FAIR Canada Recommendation 1: Create a Small, Paid Investor Panel
Creation of an Investor Panel
As FAIR Canada noted in the SCOGA Submission:
“[t]he OSC should be asked to implement an independent investor committee as part of its consultative committee structure, along the lines of the UK Investor Panel, including adequate financial resources and support and compensation for the members of the committee”.
It is FAIR Canada’s view that the OSC needs to take the Investor Steering Committee/Secretariat to the next level or replace it with another structure in order to have a truly effective, transparent and credible mechanism for investor consultation and feedback. The OSC should create a small investor panel consisting of eight to ten paid members representing retail investor and shareholder rights, such as FAIR Canada, the Small Investor Protection Association, the Canadian Association of Retired Persons, the Common Front for Retirement Security, Consumers Council of Canada, the Canadian Coalition for Good Governance and others. This panel would be modeled after the U.K.’s successful Financial Services Consumer Panel (the UK Panel), and its creation would be consistent with the recommendations in the Final Report and Recommendations of the Expert Panel (the Expert Panel Report).
The panel would meet four to six times per year with a detailed agenda and time limits on member contributions. Members could be chosen through a process similar to the OSC Commissioner selection system, in order to properly vet candidates and ensure broad representation. Payment of panel members, including the panel Chair, could be modeled on a combination of the UK Panel and OSC Commissioner payment systems. Funding for the panel could be obtained, at least initially, from the OSC’s discretionary fund, which over this past year has increased significantly to over $17 million.
Panel members would be brought ‘inside the regulatory tent’ through regular interactions with OSC staff, and by obtaining the resources and time necessary to provide informed and constructive comments on policy initiatives. The mandate of the panel could be broadened over time to cover panel-initiated projects. We also suggest that senior-level decision makers from the OSC attend the panel meetings to convey a sense of the panel’s importance and ensure that decisions can be made soon after the meetings.
CSTO and Expert Panel Report
The Expert Panel Report commented on the lack of engagement of retail investors in the regulatory process, and recommended the establishment of a national, statutory, independent investor panel. The report also recommended that the provincial securities regulators establish a dedicated investor issues group within each organization.
FAIR Canada recognizes the importance of a national, independent investor panel, but can appreciate that it will likely take several (if not more) years for a national securities regulator and such a panel to be created. Ontario investors should not be asked to wait for several years to provide much-needed input to the regulatory process. Investor input continues to be critical to the health of Ontario’s capital markets. FAIR Canada strongly urges the OSC to follow the recommendations in the Expert Panel Report and take a leadership role in the retail investor area through the creation of an Ontario-based investor panel. We will be making similar submissions and recommendations to other securities commissions across Canada.
FAIR Canada Recommendation 2: Appoint a Commissioner with a Strong Retail Investor Perspective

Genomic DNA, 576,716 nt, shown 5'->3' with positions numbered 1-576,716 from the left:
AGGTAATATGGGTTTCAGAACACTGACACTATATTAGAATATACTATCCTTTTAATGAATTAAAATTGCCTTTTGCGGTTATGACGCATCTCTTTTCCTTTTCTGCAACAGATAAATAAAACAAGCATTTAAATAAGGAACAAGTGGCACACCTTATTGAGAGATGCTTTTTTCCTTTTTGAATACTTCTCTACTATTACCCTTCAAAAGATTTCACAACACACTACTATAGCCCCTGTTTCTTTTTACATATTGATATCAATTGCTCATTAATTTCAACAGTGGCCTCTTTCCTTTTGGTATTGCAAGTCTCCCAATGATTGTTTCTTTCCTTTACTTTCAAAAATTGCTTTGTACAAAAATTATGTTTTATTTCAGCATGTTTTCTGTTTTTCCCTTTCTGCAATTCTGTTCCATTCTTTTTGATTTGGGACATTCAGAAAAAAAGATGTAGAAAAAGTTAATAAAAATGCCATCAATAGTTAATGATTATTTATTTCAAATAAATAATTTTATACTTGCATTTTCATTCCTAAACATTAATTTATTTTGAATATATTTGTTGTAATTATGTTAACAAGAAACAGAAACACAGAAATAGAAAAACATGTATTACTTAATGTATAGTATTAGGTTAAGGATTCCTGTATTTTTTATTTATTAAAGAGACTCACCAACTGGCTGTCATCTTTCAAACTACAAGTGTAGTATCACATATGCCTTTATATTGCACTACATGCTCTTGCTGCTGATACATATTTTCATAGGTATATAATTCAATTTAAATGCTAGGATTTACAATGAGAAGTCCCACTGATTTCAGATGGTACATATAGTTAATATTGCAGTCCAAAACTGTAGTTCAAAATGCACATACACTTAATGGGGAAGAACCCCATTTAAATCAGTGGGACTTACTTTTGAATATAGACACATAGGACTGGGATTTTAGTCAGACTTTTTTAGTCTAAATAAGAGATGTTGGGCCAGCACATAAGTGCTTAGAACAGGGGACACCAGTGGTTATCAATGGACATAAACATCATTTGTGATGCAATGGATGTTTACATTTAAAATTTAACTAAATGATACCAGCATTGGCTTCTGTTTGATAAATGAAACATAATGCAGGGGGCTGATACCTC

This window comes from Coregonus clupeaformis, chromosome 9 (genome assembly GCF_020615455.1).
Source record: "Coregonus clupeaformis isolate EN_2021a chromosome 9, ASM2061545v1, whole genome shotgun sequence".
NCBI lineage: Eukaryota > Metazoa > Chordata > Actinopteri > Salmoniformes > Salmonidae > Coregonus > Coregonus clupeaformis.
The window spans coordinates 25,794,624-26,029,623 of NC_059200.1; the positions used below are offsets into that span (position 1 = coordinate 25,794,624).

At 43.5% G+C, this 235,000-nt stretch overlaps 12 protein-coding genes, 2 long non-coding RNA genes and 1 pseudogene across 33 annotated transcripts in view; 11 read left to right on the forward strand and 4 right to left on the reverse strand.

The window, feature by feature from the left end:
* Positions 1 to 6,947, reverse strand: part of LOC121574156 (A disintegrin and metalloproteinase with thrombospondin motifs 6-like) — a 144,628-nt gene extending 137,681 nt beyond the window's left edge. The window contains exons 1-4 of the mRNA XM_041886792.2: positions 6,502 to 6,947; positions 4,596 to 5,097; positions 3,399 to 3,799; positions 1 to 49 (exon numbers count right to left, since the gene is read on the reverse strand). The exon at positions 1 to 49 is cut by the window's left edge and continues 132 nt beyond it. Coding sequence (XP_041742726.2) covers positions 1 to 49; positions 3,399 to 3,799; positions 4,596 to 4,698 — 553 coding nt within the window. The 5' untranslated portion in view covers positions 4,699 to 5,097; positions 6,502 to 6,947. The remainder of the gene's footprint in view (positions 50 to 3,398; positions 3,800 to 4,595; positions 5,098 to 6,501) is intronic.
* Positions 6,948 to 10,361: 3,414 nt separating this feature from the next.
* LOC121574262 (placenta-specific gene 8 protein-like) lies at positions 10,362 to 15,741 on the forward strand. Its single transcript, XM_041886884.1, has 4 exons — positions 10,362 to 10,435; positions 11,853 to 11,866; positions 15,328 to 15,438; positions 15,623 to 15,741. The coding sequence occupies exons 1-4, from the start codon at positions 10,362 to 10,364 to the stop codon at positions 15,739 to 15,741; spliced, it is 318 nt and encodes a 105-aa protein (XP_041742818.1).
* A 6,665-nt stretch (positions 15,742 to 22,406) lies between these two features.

As we noted in our SCOGA Submission, FAIR Canada continues to be concerned that the retail investor perspective is lacking in the make-up of the Commission as it is presently constituted. There is currently an imbalance at the Commission, in terms of influence on OSC decision-making and policy development. Given that the OSC’s primary mandate is investor protection, it is incumbent on the OSC to ensure that the interests of key stakeholders, notably retail investors, are well-represented in senior levels of the organization, including on the Commission itself.
We recognize that one of the criteria for selecting Commissioners is experience in investor-related issues. However, the selection process is not sufficiently transparent for the public to determine the extent to which that criterion has been satisfied. We urge the OSC to be more transparent in its Commissioner selection process. In addition, the OSC should actively seek out individuals with a background in retail investor issues (provided they satisfy the other necessary criteria) so that, as stated in the draft 2010-2011 Statement of Priorities, the work of the OSC “continue[s] to reflect investor interests.”
We would be pleased to discuss our comments with you in more detail, including suggestions for possible Commissioner candidates. Feel free to contact Ermanno Pascutto at 416-572-2282 / firstname.lastname@example.org or Ilana Singer at email@example.com.
Canadian Foundation for Advancement of Investor Rights
 See James Langton, April 13, 2009, Investment Executive at
http://www.investmentexecutive.com/client/en/News/DetailNews.asp?id=48949&IdSection=8&cat=8&BImageCI= 1, “FAIR Canada pleased with OSC plans for Investment Secretariat”.
 See page 10314 at (2009) 32 OSCB, dated December 11, 2009.
 The terms “Investor Steering Committee” and “Investor Secretariat” are used interchangeably throughout this letter. As of February 11, 2010, the OSC website only contained a description of the “OSC Investor Secretariat”, but did not describe an “Investor Steering Committee”. Confusingly, the draft 2010-2011 Statement of Priorities only refers to an “OSC Investor Steering Committee”. FAIR Canada staff phoned the OSC to obtain clarification on this point.
 Supra Note 1.
 See page 7 of the SCOGA Submission at https://faircanada.ca/wp-content/uploads/2008/12/Final-Submission-toStanding-Committee-july-30-FINAL.pdf, where OSC Chair David Wilson comments on the importance of creating the IAC.